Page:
West coast fans in 1983 were treated to a memorable race where John Watson took a spirited drive towards the front after starting 22nd. Watson was able to take his McLaren into the lead and hold on for the win, giving the Long Beach fans a fitting farewell.
Some were concerned that replacing the F1 cars with their CART counterparts would tarnish the luster of the event. Once again: Enter Mario Andretti.
It was Mario Andretti, who had retired from F1 and returned to IndyCars, to the rescue again as he won in both 1984 and 1985. The CART Series, which had emerged in 1979 out of a split with USAC, was gaining momentum and adding Long Beach to its calendar was a huge bonus. Any concerns of the event losing ground were quickly quelled as the event did not miss a beat.
Michael Andretti took his first IndyCar win on the streets of Long Beach in 1986, and fittingly, he would bookend his driving career by taking his 42nd and final win at Long Beach in 2002. Mario returned to the top step of the podium in 1987, completing four years of Andretti domination, but the true King of the Beach had yet to be crowned.
Al Unser Jr. took four consecutive wins on the circuit from 1988 through 1991, and added two more wins in 1994 and 1995. The wins were not without drama, as Unser literally punted an unsuspecting Mario Andretti out of the lead in 1989.
Snapping off his own front wing in the process, Little Al held on for the win only to be greeted by an angry Mario Andretti in victory lane. The unpleasant exchange captured on live television added fuel to the on again/off again Unser-Andretti feud.
Unser’s six wins have not been equaled to this day, although Paul Tracy (4 wins) and Sebastien Bourdais (3 wins) have certainly proven that they have mastered the tricky street course. The Long Beach Grand Prix remained with the CART series during the open-wheel split of 1996, and continued to flourish with names like Jimmy Vasser, Alex Zanardi, Juan Pablo Montoya and Helio Castroneves being added to the list of winners.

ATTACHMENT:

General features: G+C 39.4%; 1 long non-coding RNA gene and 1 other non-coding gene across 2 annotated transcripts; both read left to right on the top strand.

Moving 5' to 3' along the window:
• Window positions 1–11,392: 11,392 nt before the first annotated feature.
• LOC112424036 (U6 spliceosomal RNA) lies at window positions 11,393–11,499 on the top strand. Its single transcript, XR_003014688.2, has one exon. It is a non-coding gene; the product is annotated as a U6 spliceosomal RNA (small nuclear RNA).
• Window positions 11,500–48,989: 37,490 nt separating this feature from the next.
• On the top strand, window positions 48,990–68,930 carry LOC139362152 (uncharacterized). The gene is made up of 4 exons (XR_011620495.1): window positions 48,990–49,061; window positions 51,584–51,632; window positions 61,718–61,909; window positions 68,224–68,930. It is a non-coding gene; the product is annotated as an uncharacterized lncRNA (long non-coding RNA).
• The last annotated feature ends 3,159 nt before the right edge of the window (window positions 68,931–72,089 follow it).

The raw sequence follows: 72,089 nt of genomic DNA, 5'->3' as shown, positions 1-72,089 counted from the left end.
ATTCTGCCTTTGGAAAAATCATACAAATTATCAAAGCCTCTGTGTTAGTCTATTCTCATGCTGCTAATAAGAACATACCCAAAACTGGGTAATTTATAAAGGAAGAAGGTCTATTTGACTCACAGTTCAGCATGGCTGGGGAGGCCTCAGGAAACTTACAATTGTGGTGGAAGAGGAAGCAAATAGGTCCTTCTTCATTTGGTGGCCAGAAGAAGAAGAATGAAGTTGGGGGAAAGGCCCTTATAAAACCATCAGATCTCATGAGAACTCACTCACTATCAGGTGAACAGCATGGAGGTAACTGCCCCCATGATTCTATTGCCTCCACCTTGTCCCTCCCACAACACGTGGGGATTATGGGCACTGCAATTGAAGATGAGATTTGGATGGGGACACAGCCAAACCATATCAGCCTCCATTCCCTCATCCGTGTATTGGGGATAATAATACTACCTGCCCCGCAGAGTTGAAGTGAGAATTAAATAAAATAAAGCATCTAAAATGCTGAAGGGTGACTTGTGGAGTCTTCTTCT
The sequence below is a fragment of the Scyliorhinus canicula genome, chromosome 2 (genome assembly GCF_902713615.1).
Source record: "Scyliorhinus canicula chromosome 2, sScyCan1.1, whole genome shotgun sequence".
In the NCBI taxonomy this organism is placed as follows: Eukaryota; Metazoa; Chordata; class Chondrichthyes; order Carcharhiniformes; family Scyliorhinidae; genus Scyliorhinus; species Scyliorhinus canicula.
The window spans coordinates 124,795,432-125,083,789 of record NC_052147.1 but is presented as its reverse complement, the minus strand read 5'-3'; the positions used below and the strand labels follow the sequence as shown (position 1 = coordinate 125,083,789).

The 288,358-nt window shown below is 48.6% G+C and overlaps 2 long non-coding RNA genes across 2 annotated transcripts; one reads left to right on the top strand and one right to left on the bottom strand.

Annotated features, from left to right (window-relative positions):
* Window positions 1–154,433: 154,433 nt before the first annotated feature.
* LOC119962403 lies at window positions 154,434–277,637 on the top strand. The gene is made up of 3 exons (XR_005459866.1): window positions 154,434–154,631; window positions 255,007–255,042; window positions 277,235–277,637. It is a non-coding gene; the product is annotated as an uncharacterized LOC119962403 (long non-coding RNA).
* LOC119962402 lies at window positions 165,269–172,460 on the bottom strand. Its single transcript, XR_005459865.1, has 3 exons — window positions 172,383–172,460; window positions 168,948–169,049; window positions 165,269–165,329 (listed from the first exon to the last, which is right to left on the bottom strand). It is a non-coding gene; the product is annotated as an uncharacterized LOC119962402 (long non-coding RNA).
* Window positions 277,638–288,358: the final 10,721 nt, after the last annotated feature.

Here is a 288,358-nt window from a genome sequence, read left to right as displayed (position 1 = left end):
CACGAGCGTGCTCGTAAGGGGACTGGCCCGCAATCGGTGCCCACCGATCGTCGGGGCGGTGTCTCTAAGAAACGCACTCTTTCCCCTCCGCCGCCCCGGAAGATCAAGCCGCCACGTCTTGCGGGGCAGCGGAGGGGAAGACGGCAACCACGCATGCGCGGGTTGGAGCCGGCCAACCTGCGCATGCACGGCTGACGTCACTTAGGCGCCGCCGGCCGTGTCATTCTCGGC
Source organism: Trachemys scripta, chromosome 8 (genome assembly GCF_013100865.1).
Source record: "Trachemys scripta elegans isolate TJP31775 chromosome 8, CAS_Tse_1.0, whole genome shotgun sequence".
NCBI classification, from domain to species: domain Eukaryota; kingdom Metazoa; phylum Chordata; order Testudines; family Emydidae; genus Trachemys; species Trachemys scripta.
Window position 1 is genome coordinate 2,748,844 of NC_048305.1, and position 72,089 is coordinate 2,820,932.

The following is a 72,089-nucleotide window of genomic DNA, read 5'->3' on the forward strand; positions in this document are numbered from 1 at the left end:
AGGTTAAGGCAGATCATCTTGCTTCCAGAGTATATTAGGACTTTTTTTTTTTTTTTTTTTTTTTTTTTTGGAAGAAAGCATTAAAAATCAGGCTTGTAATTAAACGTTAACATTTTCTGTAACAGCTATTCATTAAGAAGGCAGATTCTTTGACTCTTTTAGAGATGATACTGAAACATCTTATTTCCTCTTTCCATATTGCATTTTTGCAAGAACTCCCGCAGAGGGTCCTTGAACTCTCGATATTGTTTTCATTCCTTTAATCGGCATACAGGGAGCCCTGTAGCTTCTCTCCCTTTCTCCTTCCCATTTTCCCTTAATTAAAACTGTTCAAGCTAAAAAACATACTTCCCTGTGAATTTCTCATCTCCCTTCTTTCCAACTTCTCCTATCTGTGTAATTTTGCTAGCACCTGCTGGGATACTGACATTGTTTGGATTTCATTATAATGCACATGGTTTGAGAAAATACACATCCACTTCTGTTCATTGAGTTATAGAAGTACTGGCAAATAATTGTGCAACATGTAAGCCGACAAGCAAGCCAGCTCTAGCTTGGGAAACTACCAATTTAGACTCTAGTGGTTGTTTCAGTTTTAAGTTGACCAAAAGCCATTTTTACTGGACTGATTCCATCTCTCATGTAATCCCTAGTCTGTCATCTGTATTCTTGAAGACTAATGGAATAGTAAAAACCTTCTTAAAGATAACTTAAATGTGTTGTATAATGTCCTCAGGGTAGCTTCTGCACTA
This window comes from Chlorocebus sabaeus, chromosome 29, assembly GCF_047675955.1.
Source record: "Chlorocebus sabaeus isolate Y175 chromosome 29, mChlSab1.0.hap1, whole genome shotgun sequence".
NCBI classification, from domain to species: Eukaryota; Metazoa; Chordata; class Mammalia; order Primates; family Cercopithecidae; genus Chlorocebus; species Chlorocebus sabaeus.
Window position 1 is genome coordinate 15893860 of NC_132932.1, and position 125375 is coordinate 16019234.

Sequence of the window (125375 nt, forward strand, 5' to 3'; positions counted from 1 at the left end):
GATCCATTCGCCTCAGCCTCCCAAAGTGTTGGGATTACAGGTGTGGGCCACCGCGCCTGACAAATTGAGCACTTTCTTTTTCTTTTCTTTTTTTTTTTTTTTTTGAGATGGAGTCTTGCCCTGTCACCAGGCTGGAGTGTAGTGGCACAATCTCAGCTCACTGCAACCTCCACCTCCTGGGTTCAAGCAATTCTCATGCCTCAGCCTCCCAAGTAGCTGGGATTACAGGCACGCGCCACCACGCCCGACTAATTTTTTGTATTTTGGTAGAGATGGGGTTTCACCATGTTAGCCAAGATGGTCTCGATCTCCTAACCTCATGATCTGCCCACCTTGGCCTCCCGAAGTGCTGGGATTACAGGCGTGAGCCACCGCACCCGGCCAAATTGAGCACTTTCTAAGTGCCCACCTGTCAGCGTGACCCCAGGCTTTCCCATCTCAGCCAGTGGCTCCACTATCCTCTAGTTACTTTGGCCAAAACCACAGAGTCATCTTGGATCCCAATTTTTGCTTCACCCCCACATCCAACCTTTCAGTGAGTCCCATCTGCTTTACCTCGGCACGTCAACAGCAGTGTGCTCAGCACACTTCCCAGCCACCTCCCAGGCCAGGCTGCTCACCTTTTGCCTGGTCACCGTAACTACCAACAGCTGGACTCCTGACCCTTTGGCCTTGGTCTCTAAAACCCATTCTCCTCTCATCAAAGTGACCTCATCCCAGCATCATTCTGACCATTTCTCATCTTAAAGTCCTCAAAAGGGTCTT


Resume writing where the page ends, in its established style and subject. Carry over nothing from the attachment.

When CART fell into bankruptcy in 2004, and its assets were taken over by OWRS, the newly-branded ChampCar Series held their first sanctioned event in Long Beach with Paul Tracy taking the win. In another bookend situation, Long Beach would also host the final race sanctioned by ChampCar.
With reunification announced for 2008, a schedule conflict with Motegi allowed the ChampCars to run on their own one last time. The final weekend with a split series began with the IRL running at Motegi, and ended with Will Power taking an emotional win in Long Beach. From there, we bid a fond farewell to ChampCar and the healing began.
Long Beach was welcomed with open arms by the current series in 2009, and has remained on the schedule ever since. In recent years, fans have been treated to a surprise win from the relatively unknown Mike Conway in 2010, the first ever IndyCar race win by an Asian-born driver with Takuma Sato in 2013, and seeing Scott Dixon finally add a Long Beach win to his already impressive resume in 2015. The defending race winner is Alexander Rossi who took his Andretti Autosport Honda to an eventual 2nd place in the final season standings.
The weekend of April 12-14 will see another chapter unfold in the history of the Grand Prix of Long Beach. One thing is certain, you won’t want to miss it. The race will be broadcast on NBCSN Sunday at 4:00 PM Eastern.